All in the eyes

By Isheeta Sanghi

Picture by Antonio Milena - Wiki Commons

Picture by Antonio Milena - Wiki Commons

Staring – isn’t it something that we can all agree Indians know how to do best? When you’re a kid, you feel it and you think it’s weird, but you get along. When you become a young adult and you feel other people’s eyes on you, for no apparent reason, you get irritated and want to yell “What the heck are you staring at?” When you get to the point in life where you realize you simply cannot teach an old dog new tricks, you learn to try and meditate when people stare, or try to completely disregard the fact that they are even alive and looking at you.

I don’t stare at people, so when people stare at me, I find it highly offensive and my blood pressure reaches levels it probably shouldn’t reach. I hate when nosey in-laws (in particular) ask questions that I am uncomfortable answering, because I don’t ask those questions, not only because I don’t care, but also because I have no room for that information in my head. I’ve got enough going on in my own life for me to process and analyze what other people are doing or not doing or buying or not buying.

I hate when trash pickers go through my trash because I don’t go through anyone’s trash, and I feel that on some level it is an invasion of privacy. When you throw something in the trash in the US you know that it’ll end up in some recycling plant somewhere and that’ll be the end of it. But in India someone will go through your trash and if you have even a diminutive amount of cream in a bottle, they’ll take it and use it. And please don’t get me wrong, I wish there was less poverty in the world, and I wish I could help, but for the love of God, please don’t go through my stuff, even if it is my trash, it’s just plain creepy.

I also hate when Indian men (in particular) stare at me because I’m showing off about a quarter of my leg, because hey, let’s be honest unless John Abraham is walking down the “street”, Lord knows, I’m not looking at any Indian man. On top of that, I’m wearing more clothes in order to avoid being stared at as is, that I find it completely ridiculous that they stare, because you’re trying your hardest to cover up.

I recently noticed, however, that it’s not only this particular type of staring that exists in India.There’s a totally separate form of eye etiquette that people follow when they drive. A heavy stare from someone driving a “big” car, to a cab driver driving some bashed up yellow licence-plated vehicle can do magical things. When the stop sign isn’t working (and even when it is) eyes become a form of traffic policing.

People will look at each other and inch forward, and based on the type of stare you get back, you move, or, you don’t. Note also, that none of the staring is nice staring. In the US people usually acknowledge one another, and offer the other to go first, waving a friendly smile while they’re at it. Here, if you tried that, you’d be in the same place, probably forever, because friendliness in India, for the most part, is actually a form of vulnerability and when people think you are vulnerable, they will take you for a ride.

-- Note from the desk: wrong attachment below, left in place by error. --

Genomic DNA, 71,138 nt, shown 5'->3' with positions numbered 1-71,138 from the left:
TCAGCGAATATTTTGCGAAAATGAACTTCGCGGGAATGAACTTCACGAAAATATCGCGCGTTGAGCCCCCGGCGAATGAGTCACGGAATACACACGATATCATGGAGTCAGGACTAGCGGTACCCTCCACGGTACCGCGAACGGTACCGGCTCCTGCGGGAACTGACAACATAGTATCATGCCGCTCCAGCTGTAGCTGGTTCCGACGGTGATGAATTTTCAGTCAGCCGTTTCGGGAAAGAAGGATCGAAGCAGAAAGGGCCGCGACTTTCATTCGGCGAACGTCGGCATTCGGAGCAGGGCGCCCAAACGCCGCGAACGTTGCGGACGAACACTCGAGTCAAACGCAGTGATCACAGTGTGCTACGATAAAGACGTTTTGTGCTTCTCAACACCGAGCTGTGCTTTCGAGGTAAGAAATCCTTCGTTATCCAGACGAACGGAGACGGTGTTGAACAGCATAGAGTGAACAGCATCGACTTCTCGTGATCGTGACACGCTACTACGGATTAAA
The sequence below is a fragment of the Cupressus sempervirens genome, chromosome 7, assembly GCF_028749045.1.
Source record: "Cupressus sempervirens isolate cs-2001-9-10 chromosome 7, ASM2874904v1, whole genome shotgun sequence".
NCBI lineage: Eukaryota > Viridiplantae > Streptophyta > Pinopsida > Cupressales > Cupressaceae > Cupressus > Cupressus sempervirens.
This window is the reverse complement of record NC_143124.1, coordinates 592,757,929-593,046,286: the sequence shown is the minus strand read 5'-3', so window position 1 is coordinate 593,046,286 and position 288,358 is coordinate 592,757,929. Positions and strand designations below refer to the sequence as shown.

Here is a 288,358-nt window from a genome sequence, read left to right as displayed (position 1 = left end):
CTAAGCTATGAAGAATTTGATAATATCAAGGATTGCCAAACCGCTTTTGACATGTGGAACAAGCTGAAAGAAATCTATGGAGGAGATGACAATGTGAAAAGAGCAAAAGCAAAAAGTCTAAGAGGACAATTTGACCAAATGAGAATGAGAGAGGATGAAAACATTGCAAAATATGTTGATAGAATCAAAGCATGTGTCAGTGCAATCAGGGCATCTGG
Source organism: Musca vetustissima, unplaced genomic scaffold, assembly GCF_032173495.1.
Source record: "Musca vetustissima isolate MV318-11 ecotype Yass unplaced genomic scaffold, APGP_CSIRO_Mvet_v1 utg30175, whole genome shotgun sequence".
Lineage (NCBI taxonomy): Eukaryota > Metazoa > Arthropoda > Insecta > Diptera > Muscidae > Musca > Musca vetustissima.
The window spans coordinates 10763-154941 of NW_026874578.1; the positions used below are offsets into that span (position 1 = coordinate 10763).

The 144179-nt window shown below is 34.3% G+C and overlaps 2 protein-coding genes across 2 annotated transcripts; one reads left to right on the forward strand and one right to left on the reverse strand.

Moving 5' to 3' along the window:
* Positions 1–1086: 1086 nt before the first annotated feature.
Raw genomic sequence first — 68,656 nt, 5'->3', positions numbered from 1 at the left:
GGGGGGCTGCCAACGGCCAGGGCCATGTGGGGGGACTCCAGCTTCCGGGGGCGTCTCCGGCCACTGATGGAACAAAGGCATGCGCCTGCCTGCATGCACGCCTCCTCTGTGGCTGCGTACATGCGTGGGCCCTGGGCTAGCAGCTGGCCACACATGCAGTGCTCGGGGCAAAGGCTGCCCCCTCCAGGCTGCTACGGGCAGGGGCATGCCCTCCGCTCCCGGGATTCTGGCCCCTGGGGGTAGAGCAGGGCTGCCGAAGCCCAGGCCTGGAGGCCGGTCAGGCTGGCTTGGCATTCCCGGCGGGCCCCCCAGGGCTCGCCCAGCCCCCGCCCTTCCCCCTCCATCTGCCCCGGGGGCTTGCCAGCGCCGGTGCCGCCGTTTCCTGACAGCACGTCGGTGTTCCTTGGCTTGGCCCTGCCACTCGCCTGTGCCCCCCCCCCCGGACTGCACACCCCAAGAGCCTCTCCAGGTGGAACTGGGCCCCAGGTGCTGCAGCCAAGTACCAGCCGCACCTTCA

There are also those who don’t use their eyes, as a form of traffic policing. These are the people who simply will not look at you and will keep going, so that they have the right of way. This seems to be the latest trend with many drivers, and it’s a miracle that the number of potential accidents remains only potential.

It’s funny how things of India always seem to rest on that fine line between ridiculously insane, and absolutely hilarious. The driving gets to everyone, it gets to the newcomers, and it gets to people who have been here for years, and there are days when you can make light of things and laugh, but there are days where you just wish that with the flick of a wand you could organize all the cars in neat tidy lanes, have the trucks in one, motorcycles in one, autos in one, bullock carts, cows the occasional camel or elephant, and bicycles in another, and a separate lane for all the cars. But seeing as how the wand thing isn’t likely in this lifetime, I guess the best bet is to practice your best heavy stare, and hope to get safely to your end destination.

4 thoughts on “All in the eyes

  1. Archana

    Really enjoyed the read. Interesting point of view. Its all a matter of getting used to it and adjusting to all situations.

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  2. Basav B

    Although this write up would get some laughs i strongly believe that its all in the head. A smile in India would also get you a smile and sometimes more than the smile. Its only the urban so called “modern” Indians who behave indifferently when they see Indians. May be its just how we look or dress up but if you observe we always are courteous to the white people or good looking people. But one thing i hate about US big time is that the people are so lonely and they just cant struggle. If a little bit goes wrong in life they lose their mind and go crazy. I wish the people in US were not so lonely and could share their day to day problems, feelings with someone. And i also hate the superficial talk and courtesy of Americans. I dont understand why should i say hi or howdy to a total stranger on the road. I really dont care!

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  3. Expat female in India

    A smile in India does NOT always get you a smile. Sometimes it gets you the same blank stare – and sometimes, if you’re a woman, that smile becomes the excuse for intrusive behaviour from a man.

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